The Massachusetts Supreme Judicial Court (SJC) will hear arguments September 8 from Associated Industries of Massachusetts and three other groups seeking to overturn the state’s approval of a power-sales agreement between National Grid and Cape Wind. AIM believes the agreement would add $1 billion in unnecessary charges to the electric bills of businesses and consumers in National Grid’s service territory.
Robert Rio, Senior Vice President and Counsel at AIM, and Robert Ruddock, General Counsel, will argue the appeal before the seven-member SJC on behalf of the association. Other parties challenging the agreement include the Alliance to Protect Nantucket Sound, TransCanada Power Marketing Ltd. and New England Power Generators Association.
A decision is expected in late 2011 or early 2012.
The 15-year deal approved in November by the Massachusetts Department of Public Utilities (DPU) will saddle ratepayers with the highest power price ever negotiated in Massachusetts and tens of millions of dollars in commissions that National Grid will receive for signing the contract with the offshore wind project.
The agreement was the first to be approved under a provision of the Green Communities Act (GCA) that allows utilities to sign long-term contracts for renewable power directly with generators.
Other Massachusetts utilities such as NSTAR have since negotiated renewable power contracts at less than half the 25 cents per kWh average cost of the National Grid/Cape Wind agreement. The cost difference stems primarily from the fact that National Grid chose to negotiate with Cape Wind individually, outside a competitive bidding process, while NSTAR and the other utilities chose to bid their renewable power requirements competitively for generation anywhere in New England.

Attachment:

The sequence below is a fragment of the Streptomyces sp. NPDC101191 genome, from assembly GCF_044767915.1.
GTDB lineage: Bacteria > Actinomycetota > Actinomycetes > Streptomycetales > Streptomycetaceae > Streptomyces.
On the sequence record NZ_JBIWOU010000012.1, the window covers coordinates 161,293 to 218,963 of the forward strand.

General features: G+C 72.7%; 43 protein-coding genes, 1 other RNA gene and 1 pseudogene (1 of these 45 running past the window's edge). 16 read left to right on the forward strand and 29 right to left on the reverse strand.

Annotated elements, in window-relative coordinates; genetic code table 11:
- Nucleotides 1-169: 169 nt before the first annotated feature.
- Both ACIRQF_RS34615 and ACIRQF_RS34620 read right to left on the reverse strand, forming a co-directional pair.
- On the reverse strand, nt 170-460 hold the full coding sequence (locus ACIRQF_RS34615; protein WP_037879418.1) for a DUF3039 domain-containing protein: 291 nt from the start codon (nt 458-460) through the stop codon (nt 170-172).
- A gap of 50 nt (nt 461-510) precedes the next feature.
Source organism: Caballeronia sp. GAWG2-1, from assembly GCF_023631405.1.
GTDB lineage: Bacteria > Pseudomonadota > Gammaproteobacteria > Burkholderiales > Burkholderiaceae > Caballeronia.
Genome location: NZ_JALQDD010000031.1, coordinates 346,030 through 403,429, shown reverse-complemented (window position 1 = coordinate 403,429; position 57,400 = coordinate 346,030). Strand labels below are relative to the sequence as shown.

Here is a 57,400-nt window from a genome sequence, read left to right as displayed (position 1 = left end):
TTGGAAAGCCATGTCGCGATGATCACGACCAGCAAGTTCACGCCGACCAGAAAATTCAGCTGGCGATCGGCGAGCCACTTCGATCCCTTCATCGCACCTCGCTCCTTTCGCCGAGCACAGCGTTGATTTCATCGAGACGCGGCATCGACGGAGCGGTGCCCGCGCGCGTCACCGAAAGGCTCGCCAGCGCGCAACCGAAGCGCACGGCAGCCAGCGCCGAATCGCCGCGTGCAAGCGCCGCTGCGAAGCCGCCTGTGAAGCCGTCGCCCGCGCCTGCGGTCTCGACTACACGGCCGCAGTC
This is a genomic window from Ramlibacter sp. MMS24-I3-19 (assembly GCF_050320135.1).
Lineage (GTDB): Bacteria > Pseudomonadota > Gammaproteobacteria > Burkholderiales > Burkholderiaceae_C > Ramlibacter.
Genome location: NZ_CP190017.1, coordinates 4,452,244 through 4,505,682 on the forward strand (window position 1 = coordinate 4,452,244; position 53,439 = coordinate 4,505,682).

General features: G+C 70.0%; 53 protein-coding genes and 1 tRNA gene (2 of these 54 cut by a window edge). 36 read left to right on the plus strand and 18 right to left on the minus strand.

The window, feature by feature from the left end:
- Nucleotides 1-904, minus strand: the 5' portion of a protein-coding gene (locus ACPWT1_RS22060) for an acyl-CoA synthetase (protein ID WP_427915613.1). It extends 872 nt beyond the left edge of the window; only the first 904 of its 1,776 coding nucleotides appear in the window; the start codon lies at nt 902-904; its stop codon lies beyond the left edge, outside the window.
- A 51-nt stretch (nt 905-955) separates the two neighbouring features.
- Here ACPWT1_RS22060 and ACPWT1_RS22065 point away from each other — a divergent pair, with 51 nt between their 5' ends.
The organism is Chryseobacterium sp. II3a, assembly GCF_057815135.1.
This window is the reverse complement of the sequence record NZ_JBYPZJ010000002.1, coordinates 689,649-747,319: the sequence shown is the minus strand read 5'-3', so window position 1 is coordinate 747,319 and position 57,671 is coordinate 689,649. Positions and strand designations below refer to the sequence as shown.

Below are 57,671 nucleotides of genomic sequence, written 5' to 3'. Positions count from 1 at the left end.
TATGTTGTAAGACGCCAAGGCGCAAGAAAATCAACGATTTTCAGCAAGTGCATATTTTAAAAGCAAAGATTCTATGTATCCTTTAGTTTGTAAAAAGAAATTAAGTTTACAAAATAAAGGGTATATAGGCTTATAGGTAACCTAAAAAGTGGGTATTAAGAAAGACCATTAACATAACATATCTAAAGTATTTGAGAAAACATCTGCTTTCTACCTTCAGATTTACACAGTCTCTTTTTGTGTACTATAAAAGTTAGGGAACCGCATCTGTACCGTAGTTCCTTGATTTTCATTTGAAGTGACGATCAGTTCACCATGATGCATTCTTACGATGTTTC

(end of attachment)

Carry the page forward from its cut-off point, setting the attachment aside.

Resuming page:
The legal challenges by AIM and others are based upon three broad arguments:
National Grid’s allocation of the above-market costs of Cape Wind to ratepayers is inconsistent with the law and harms ratepayers on competitive energy supply;
The amount of the Power-Purchase Agreement exceeds 3 percent of total electricity demand in the National Grid territory and therefore exceeds the legal cap on the amount of renewable power utilities must purchase through long-term contracts; and
The National Grid/Cape Wind contract was not competitively bid.
The first issue is the most important for AIM member employers.
National Grid has chosen to allocate the $1 billion in above-market costs of Cape Wind to all customers, even though the power will be funneled only to the customers who buy electricity from National Grid. That means businesses that buy power on the competitive market to help moderate their costs will be forced to pay extra money – tens of thousands of dollars in some cases – for power they do not use, essentially making them pay twice for electricity.
The allocation is not only unfair but a direct violation of the law.
“We are hopeful that the Supreme Judicial Court will review the plain language of the law and disallow this unfair rate treatment,” said Ruddock.
In addition, without a cap on utility purchases, costs could increase multiple times when further contracts are approved.
Employers who wish to watch the SJC hearing may do so here at 9 a.m. on September 8.
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